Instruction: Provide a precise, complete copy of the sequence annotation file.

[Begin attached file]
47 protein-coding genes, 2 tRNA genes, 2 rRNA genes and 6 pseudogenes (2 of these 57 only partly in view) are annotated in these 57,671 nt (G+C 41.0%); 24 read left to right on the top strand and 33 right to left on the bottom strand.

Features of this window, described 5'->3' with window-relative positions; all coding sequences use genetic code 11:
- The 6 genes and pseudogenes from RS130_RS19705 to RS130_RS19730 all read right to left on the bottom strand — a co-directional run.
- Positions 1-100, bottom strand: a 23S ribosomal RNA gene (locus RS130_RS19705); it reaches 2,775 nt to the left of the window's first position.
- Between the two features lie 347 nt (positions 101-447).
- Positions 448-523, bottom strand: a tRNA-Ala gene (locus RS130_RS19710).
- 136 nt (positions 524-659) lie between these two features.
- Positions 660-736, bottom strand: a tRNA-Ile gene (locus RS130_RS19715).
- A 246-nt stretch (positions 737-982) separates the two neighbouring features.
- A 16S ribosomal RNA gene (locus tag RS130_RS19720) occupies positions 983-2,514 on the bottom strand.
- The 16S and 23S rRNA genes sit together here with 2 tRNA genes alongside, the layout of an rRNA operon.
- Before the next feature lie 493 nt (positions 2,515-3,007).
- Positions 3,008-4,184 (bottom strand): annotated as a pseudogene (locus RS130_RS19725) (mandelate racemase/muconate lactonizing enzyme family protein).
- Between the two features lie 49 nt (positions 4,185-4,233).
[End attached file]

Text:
47 protein-coding genes, 2 tRNA genes, 2 rRNA genes and 6 pseudogenes (2 of these 57 only partly in view) are annotated in these 57,671 nt (G+C 41.0%); 24 read left to right on the top strand and 33 right to left on the bottom strand.

Features of this window, described 5'->3' with window-relative positions; all coding sequences use genetic code 11:
- The 6 genes and pseudogenes from RS130_RS19705 to RS130_RS19730 all read right to left on the bottom strand — a co-directional run.
- Positions 1-100, bottom strand: a 23S ribosomal RNA gene (locus RS130_RS19705); it reaches 2,775 nt to the left of the window's first position.
- Between the two features lie 347 nt (positions 101-447).
- Positions 448-523, bottom strand: a tRNA-Ala gene (locus RS130_RS19710).
- 136 nt (positions 524-659) lie between these two features.
- Positions 660-736, bottom strand: a tRNA-Ile gene (locus RS130_RS19715).
- A 246-nt stretch (positions 737-982) separates the two neighbouring features.
- A 16S ribosomal RNA gene (locus tag RS130_RS19720) occupies positions 983-2,514 on the bottom strand.
- The 16S and 23S rRNA genes sit together here with 2 tRNA genes alongside, the layout of an rRNA operon.
- Before the next feature lie 493 nt (positions 2,515-3,007).
- Positions 3,008-4,184 (bottom strand): annotated as a pseudogene (locus RS130_RS19725) (mandelate racemase/muconate lactonizing enzyme family protein).
- Between the two features lie 49 nt (positions 4,185-4,233).